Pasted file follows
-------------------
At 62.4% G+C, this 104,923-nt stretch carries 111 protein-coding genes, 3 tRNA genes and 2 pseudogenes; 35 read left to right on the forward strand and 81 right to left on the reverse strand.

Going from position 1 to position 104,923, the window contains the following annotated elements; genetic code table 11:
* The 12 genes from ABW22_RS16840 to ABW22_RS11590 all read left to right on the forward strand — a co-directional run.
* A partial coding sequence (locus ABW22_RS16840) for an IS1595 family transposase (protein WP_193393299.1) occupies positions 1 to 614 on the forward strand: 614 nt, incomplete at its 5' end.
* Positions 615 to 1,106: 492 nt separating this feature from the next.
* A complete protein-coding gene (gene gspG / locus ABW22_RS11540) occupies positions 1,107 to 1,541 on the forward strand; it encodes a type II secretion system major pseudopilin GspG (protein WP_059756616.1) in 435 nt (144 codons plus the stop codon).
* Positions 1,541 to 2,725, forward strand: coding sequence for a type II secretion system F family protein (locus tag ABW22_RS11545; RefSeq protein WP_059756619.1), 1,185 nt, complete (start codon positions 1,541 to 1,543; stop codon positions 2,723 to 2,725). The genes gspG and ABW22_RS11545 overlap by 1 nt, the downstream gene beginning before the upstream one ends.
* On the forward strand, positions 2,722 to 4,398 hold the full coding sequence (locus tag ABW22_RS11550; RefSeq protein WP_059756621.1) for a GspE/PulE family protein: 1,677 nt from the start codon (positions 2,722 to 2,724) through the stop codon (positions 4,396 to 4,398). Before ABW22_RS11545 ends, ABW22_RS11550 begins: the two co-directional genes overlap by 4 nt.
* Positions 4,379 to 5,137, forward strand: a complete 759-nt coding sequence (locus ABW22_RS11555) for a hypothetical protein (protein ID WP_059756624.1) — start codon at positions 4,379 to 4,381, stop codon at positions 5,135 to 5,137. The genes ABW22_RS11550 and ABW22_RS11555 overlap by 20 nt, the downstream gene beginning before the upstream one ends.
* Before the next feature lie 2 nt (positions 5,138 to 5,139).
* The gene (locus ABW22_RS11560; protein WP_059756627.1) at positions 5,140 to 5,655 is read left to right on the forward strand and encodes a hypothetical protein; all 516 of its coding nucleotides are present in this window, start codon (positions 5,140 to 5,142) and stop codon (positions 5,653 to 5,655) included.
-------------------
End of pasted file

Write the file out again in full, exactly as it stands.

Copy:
At 62.4% G+C, this 104,923-nt stretch carries 111 protein-coding genes, 3 tRNA genes and 2 pseudogenes; 35 read left to right on the forward strand and 81 right to left on the reverse strand.

Going from position 1 to position 104,923, the window contains the following annotated elements; genetic code table 11:
* The 12 genes from ABW22_RS16840 to ABW22_RS11590 all read left to right on the forward strand — a co-directional run.
* A partial coding sequence (locus ABW22_RS16840) for an IS1595 family transposase (protein WP_193393299.1) occupies positions 1 to 614 on the forward strand: 614 nt, incomplete at its 5' end.
* Positions 615 to 1,106: 492 nt separating this feature from the next.
* A complete protein-coding gene (gene gspG / locus ABW22_RS11540) occupies positions 1,107 to 1,541 on the forward strand; it encodes a type II secretion system major pseudopilin GspG (protein WP_059756616.1) in 435 nt (144 codons plus the stop codon).
* Positions 1,541 to 2,725, forward strand: coding sequence for a type II secretion system F family protein (locus tag ABW22_RS11545; RefSeq protein WP_059756619.1), 1,185 nt, complete (start codon positions 1,541 to 1,543; stop codon positions 2,723 to 2,725). The genes gspG and ABW22_RS11545 overlap by 1 nt, the downstream gene beginning before the upstream one ends.
* On the forward strand, positions 2,722 to 4,398 hold the full coding sequence (locus tag ABW22_RS11550; RefSeq protein WP_059756621.1) for a GspE/PulE family protein: 1,677 nt from the start codon (positions 2,722 to 2,724) through the stop codon (positions 4,396 to 4,398). Before ABW22_RS11545 ends, ABW22_RS11550 begins: the two co-directional genes overlap by 4 nt.
* Positions 4,379 to 5,137, forward strand: a complete 759-nt coding sequence (locus ABW22_RS11555) for a hypothetical protein (protein ID WP_059756624.1) — start codon at positions 4,379 to 4,381, stop codon at positions 5,135 to 5,137. The genes ABW22_RS11550 and ABW22_RS11555 overlap by 20 nt, the downstream gene beginning before the upstream one ends.
* Before the next feature lie 2 nt (positions 5,138 to 5,139).
* The gene (locus ABW22_RS11560; protein WP_059756627.1) at positions 5,140 to 5,655 is read left to right on the forward strand and encodes a hypothetical protein; all 516 of its coding nucleotides are present in this window, start codon (positions 5,140 to 5,142) and stop codon (positions 5,653 to 5,655) included.